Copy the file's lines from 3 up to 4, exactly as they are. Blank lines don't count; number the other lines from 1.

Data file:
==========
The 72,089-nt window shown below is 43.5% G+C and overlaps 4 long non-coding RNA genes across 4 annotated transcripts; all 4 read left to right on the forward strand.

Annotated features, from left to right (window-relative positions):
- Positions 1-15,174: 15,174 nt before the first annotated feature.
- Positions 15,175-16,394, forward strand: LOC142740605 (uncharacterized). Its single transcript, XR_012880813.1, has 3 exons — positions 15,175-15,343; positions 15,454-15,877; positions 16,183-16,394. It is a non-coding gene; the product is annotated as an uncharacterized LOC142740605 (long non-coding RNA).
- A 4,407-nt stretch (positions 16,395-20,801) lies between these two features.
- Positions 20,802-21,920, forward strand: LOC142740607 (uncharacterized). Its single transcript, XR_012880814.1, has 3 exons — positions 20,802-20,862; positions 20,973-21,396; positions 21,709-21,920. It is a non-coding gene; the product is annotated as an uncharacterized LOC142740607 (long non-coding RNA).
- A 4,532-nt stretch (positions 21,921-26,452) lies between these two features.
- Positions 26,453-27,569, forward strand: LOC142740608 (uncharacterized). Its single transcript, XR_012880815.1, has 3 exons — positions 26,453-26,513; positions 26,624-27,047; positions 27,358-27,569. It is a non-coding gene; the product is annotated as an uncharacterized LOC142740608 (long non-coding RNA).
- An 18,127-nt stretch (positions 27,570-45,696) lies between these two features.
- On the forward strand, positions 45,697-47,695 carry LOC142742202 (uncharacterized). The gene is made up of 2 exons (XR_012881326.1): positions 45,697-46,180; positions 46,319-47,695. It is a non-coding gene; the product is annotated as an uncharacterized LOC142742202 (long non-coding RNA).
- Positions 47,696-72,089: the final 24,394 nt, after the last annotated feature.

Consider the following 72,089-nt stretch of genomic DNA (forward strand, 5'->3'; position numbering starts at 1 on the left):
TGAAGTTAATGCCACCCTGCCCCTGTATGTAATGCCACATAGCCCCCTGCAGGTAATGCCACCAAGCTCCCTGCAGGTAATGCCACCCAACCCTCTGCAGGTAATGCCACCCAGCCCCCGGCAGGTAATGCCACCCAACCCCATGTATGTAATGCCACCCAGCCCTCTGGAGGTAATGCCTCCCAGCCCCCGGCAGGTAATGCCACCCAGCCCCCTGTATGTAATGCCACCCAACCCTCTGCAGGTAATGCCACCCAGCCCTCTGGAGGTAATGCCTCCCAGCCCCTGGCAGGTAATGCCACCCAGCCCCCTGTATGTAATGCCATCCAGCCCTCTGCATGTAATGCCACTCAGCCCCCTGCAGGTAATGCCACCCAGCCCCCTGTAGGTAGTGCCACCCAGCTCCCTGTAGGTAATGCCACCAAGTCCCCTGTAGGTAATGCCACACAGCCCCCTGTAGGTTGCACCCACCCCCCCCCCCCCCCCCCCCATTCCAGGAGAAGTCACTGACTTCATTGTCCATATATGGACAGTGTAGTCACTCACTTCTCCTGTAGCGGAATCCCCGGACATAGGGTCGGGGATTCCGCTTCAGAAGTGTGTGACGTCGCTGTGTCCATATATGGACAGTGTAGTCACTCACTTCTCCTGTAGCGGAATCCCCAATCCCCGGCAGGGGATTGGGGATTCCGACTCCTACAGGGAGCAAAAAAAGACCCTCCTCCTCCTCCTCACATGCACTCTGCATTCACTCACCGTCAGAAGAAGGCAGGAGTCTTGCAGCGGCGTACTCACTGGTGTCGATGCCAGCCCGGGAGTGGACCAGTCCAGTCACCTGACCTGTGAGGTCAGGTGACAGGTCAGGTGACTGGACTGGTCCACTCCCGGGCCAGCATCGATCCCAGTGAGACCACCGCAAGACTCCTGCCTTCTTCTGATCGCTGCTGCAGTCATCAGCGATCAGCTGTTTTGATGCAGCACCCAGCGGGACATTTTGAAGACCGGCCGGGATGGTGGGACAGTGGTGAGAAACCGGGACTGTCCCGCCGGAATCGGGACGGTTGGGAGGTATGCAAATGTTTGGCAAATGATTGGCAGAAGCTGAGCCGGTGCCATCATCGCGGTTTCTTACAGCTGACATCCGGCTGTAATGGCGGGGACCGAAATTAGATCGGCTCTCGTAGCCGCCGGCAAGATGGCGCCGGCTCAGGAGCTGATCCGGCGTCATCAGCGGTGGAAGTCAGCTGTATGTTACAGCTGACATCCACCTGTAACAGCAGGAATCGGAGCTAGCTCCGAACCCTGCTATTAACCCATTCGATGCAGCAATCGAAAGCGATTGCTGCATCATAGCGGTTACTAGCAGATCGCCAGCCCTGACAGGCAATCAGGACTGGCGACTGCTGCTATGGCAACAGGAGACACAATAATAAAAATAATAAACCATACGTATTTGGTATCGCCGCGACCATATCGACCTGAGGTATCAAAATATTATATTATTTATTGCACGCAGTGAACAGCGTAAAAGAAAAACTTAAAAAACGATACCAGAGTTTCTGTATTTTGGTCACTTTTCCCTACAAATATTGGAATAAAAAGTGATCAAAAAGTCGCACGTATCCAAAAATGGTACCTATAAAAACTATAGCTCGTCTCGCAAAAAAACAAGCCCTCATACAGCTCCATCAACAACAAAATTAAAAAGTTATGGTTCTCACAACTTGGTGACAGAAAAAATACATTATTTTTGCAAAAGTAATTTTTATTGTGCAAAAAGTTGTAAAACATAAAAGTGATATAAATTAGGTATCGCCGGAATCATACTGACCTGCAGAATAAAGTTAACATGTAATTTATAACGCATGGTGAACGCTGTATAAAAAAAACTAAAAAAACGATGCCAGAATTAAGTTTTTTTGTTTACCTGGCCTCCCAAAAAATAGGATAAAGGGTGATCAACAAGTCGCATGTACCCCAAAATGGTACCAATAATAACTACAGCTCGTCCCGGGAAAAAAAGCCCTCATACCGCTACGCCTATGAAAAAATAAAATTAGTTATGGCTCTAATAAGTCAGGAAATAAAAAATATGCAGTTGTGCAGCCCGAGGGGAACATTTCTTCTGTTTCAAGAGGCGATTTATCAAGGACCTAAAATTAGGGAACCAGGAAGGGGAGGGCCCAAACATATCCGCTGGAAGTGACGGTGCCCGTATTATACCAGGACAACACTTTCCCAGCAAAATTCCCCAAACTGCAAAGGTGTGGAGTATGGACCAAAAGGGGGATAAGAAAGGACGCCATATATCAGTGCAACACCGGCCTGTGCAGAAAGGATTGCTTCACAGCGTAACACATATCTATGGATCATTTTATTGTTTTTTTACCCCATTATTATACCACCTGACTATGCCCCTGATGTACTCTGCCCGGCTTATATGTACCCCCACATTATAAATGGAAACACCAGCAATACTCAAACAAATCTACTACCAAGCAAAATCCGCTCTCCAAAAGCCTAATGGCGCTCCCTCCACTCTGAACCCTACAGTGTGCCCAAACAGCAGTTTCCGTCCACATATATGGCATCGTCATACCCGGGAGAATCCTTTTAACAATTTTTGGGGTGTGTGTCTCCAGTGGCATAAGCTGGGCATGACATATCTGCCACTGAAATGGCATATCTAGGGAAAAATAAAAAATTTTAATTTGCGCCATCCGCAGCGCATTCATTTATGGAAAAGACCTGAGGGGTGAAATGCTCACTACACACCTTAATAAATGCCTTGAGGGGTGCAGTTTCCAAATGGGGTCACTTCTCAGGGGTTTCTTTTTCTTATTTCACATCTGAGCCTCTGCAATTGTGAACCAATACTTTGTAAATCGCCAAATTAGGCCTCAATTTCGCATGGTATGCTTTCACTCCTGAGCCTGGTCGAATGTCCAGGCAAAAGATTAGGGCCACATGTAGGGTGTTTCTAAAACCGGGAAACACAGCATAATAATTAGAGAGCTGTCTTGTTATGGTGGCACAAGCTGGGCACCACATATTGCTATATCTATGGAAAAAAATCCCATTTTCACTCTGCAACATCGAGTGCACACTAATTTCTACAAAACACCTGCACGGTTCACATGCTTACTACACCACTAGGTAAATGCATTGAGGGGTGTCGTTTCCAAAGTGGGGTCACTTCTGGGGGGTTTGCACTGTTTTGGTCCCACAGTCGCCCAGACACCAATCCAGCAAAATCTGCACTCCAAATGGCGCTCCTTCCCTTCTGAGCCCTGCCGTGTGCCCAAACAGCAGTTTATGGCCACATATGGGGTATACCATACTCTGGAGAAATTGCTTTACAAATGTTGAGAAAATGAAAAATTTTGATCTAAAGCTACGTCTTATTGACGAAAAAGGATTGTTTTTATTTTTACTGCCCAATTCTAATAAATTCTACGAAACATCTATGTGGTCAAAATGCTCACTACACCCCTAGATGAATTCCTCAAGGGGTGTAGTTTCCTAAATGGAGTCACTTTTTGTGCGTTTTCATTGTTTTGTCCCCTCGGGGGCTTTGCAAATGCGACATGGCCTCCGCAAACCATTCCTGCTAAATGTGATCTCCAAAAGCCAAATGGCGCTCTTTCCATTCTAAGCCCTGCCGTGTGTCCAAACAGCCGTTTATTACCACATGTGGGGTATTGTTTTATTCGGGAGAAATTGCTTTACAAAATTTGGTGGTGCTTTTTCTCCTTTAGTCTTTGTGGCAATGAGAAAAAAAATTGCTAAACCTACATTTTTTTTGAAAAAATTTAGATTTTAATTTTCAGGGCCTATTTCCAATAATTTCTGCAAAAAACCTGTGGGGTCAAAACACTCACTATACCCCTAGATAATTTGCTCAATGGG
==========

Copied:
- Positions 1-15,174: 15,174 nt before the first annotated feature.
- Positions 15,175-16,394, forward strand: LOC142740605 (uncharacterized). Its single transcript, XR_012880813.1, has 3 exons — positions 15,175-15,343; positions 15,454-15,877; positions 16,183-16,394. It is a non-coding gene; the product is annotated as an uncharacterized LOC142740605 (long non-coding RNA).